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October 01, 1937 - Image 6

Resource type:
Text
Publication:
The Michigan Daily, 1937-10-01

Disclaimer: Computer generated plain text may have errors. Read more about this.

THE MICHIGAN DAILY IaOCB9

', OCTOBER 1, 1937

Kansas State
Invites Welch
To Give Talk
Celebration To Honor Two
Scientists, George Dean
And Robert Nabours
Prof. Paul K. Welch of the zoology:
department left yesterday for Man-*
hattan, Kansas, where he will give
the principal address tonight in aI
celebration at Kansas State College.
The celebration is in honor of Prof.
George A. Dean and Prof. Robert K.
Nabours, respective heads of the en-
tomology and zoology departments.
The two departments were combined'
until 1913, and this fall marks the
beginning of the 25th year of their
functioning ashseparate units under
these two men. Professor Welch was
a member of both departments at
Kansas State Collegefrom 1913 to
1918, when he came to the zoology
department here.
His topic will be "The Oxygen Bal-
ance in Inland Waters and the Haz-
ards of Aquatic Respiration." He will
return Sunday to Ann Arbor.
Another address will be given by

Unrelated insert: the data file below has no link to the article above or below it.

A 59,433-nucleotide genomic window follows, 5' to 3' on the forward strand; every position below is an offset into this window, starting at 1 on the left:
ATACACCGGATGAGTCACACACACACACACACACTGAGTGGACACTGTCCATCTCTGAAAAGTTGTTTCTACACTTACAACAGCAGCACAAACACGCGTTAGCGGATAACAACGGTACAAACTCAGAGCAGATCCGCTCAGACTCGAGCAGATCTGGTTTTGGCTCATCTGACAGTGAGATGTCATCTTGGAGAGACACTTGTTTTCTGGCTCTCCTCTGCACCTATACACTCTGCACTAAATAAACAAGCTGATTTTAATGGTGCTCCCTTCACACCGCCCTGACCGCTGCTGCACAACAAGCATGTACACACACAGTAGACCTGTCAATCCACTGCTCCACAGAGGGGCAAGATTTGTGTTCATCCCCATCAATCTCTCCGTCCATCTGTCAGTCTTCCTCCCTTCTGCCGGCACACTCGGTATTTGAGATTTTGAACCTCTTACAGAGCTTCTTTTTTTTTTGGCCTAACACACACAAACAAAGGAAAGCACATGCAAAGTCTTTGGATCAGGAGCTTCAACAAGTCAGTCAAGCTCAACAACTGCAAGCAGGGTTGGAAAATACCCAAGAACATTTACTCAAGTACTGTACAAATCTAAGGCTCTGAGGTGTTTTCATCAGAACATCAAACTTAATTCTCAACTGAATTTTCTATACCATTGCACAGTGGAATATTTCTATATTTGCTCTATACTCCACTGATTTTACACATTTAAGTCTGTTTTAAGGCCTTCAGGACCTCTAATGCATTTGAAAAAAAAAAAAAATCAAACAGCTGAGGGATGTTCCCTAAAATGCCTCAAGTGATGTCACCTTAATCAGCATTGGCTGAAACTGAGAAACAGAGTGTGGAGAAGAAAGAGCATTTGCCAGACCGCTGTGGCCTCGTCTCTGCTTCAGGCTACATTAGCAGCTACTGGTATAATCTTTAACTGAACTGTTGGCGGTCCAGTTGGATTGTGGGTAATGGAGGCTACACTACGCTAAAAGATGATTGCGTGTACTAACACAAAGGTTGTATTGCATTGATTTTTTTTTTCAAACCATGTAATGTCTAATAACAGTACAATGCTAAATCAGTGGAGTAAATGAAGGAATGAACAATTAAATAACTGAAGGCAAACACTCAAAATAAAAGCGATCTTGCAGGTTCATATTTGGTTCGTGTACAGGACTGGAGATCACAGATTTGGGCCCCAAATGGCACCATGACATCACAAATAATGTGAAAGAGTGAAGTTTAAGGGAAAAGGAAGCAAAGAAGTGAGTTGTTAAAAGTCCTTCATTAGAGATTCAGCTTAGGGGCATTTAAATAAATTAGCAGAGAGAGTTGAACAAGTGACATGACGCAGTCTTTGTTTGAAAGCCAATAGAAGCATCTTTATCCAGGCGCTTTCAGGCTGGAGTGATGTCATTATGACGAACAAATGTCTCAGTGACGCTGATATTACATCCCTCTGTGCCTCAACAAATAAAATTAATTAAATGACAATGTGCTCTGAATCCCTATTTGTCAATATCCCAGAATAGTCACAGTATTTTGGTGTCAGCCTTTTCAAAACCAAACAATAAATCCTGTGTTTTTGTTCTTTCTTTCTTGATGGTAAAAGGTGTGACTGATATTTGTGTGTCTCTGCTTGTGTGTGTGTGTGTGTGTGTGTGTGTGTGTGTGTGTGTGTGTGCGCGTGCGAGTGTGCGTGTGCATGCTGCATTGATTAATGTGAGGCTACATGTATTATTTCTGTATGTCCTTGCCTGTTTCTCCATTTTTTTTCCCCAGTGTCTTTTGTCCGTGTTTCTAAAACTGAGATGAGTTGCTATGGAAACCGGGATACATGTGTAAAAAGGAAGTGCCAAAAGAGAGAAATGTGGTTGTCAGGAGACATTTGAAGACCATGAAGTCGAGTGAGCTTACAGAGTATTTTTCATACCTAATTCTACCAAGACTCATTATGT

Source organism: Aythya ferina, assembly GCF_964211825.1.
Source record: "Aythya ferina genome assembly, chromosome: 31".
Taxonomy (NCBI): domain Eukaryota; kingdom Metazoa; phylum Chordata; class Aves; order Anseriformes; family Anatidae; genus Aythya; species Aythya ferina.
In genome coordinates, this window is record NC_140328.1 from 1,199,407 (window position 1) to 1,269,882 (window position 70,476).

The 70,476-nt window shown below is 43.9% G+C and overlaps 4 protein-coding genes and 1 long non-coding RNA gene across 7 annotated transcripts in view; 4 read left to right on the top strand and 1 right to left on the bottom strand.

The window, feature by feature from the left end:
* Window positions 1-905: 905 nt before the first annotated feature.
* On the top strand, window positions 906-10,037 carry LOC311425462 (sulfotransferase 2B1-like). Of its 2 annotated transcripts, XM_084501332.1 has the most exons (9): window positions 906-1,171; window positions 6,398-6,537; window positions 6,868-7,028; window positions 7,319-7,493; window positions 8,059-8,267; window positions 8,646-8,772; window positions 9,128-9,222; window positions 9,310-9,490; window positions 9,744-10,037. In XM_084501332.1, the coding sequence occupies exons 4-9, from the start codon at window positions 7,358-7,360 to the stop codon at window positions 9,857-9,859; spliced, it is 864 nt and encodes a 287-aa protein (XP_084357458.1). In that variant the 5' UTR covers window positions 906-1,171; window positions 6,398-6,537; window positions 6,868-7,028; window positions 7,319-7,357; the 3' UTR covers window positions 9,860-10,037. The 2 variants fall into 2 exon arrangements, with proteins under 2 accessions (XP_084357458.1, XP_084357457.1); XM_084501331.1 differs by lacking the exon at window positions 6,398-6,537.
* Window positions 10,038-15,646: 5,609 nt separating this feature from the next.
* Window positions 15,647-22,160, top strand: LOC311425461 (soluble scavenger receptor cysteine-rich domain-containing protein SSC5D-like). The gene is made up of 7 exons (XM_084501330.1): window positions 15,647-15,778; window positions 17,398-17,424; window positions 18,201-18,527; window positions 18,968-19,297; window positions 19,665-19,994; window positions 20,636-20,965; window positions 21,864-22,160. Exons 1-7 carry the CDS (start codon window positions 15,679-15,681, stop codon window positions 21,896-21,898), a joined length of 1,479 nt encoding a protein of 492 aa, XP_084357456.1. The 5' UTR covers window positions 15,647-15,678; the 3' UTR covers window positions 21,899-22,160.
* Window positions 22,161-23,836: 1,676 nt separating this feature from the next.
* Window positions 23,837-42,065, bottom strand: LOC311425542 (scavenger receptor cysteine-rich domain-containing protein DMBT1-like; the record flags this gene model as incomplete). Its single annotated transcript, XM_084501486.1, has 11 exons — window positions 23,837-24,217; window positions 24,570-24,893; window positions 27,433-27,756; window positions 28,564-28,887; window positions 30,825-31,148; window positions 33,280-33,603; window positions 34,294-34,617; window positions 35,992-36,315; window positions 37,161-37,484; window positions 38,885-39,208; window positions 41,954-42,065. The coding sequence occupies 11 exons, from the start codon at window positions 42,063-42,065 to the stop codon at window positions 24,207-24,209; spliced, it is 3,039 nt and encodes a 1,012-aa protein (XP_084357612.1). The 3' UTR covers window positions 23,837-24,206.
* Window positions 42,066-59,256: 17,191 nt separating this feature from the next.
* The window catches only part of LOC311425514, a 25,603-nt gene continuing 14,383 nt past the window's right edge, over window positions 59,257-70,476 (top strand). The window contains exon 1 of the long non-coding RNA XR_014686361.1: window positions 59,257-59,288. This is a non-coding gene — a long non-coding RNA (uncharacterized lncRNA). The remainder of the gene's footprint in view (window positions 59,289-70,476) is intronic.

Prof. Herbert B. Hungerford, mem-
ber of the staff of the biological sta-
tion in Cheboygan County and pro-
fessor of entomology in the University
of Kansas. The celebration, lasting
Friday and Saturday, will also in-
clude a special display of accomplish-
ments of 25 years and research or
experiment work now in progress.
Dr. Dean specializes in the study
of the insects of mills and stored
grains, important to Kansas as a
grain state, while Dr. Nabour's work
is in the genetics of orthoptera, of
interest mainly to zoologists.
GERMAN INSTRUCTOR LEAVES
Mr. Jacob Sudermann, graduate
student of the University last year,]
has replaced Mr. Frederick R. White-
sell as teaching fellow in the Ger-
man department. Mr. Whitesell has
been transferred to Michigan State
College as an instructor.

Chinese Journey's End

DAILY OFFICIAL
BULLETIN
(Continued from Page 5)
as follows will be given in the 59th
Annual Choral Union Series:
Oct. 27, Sergei Rachmaninoff.

Building Sunday evening, Oct. 3 at